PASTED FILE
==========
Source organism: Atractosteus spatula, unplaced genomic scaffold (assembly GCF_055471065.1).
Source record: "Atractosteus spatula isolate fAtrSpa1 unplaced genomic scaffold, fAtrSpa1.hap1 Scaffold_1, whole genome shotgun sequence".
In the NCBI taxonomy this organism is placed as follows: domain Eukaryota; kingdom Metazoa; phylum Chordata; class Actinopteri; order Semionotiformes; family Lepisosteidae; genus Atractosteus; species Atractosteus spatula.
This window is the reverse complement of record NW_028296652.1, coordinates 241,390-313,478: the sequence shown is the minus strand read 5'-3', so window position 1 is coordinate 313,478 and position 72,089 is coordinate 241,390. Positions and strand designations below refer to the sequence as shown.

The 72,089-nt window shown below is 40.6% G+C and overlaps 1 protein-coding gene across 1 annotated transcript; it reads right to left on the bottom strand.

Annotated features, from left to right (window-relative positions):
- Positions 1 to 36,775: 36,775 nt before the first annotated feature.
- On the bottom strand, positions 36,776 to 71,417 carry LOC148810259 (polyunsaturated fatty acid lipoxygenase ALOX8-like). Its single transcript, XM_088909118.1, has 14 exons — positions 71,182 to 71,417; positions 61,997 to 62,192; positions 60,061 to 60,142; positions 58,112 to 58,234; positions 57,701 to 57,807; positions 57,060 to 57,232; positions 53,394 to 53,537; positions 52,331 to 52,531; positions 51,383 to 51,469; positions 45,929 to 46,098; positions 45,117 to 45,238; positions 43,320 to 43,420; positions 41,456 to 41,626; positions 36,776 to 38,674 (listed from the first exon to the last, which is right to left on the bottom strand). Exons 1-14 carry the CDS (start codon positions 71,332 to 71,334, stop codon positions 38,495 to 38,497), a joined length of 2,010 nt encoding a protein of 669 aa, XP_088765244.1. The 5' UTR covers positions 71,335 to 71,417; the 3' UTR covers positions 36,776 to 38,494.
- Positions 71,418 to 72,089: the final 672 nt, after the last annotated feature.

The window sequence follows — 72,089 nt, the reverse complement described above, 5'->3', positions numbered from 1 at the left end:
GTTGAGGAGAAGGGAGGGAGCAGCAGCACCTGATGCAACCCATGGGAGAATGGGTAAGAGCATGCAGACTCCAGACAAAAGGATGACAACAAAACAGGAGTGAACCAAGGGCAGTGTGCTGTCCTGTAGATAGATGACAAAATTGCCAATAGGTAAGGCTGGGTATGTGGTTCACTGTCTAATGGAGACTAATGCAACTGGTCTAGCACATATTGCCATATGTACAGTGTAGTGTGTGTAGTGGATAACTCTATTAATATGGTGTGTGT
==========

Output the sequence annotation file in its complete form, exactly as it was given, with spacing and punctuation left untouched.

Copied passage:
Source organism: Atractosteus spatula, unplaced genomic scaffold (assembly GCF_055471065.1).
Source record: "Atractosteus spatula isolate fAtrSpa1 unplaced genomic scaffold, fAtrSpa1.hap1 Scaffold_1, whole genome shotgun sequence".
In the NCBI taxonomy this organism is placed as follows: domain Eukaryota; kingdom Metazoa; phylum Chordata; class Actinopteri; order Semionotiformes; family Lepisosteidae; genus Atractosteus; species Atractosteus spatula.
This window is the reverse complement of record NW_028296652.1, coordinates 241,390-313,478: the sequence shown is the minus strand read 5'-3', so window position 1 is coordinate 313,478 and position 72,089 is coordinate 241,390. Positions and strand designations below refer to the sequence as shown.

The 72,089-nt window shown below is 40.6% G+C and overlaps 1 protein-coding gene across 1 annotated transcript; it reads right to left on the bottom strand.

Annotated features, from left to right (window-relative positions):
- Positions 1 to 36,775: 36,775 nt before the first annotated feature.
- On the bottom strand, positions 36,776 to 71,417 carry LOC148810259 (polyunsaturated fatty acid lipoxygenase ALOX8-like). Its single transcript, XM_088909118.1, has 14 exons — positions 71,182 to 71,417; positions 61,997 to 62,192; positions 60,061 to 60,142; positions 58,112 to 58,234; positions 57,701 to 57,807; positions 57,060 to 57,232; positions 53,394 to 53,537; positions 52,331 to 52,531; positions 51,383 to 51,469; positions 45,929 to 46,098; positions 45,117 to 45,238; positions 43,320 to 43,420; positions 41,456 to 41,626; positions 36,776 to 38,674 (listed from the first exon to the last, which is right to left on the bottom strand). Exons 1-14 carry the CDS (start codon positions 71,332 to 71,334, stop codon positions 38,495 to 38,497), a joined length of 2,010 nt encoding a protein of 669 aa, XP_088765244.1. The 5' UTR covers positions 71,335 to 71,417; the 3' UTR covers positions 36,776 to 38,494.
- Positions 71,418 to 72,089: the final 672 nt, after the last annotated feature.

The window sequence follows — 72,089 nt, the reverse complement described above, 5'->3', positions numbered from 1 at the left end:
GTTGAGGAGAAGGGAGGGAGCAGCAGCACCTGATGCAACCCATGGGAGAATGGGTAAGAGCATGCAGACTCCAGACAAAAGGATGACAACAAAACAGGAGTGAACCAAGGGCAGTGTGCTGTCCTGTAGATAGATGACAAAATTGCCAATAGGTAAGGCTGGGTATGTGGTTCACTGTCTAATGGAGACTAATGCAACTGGTCTAGCACATATTGCCATATGTACAGTGTAGTGTGTGTAGTGGATAACTCTATTAATATGGTGTGTGT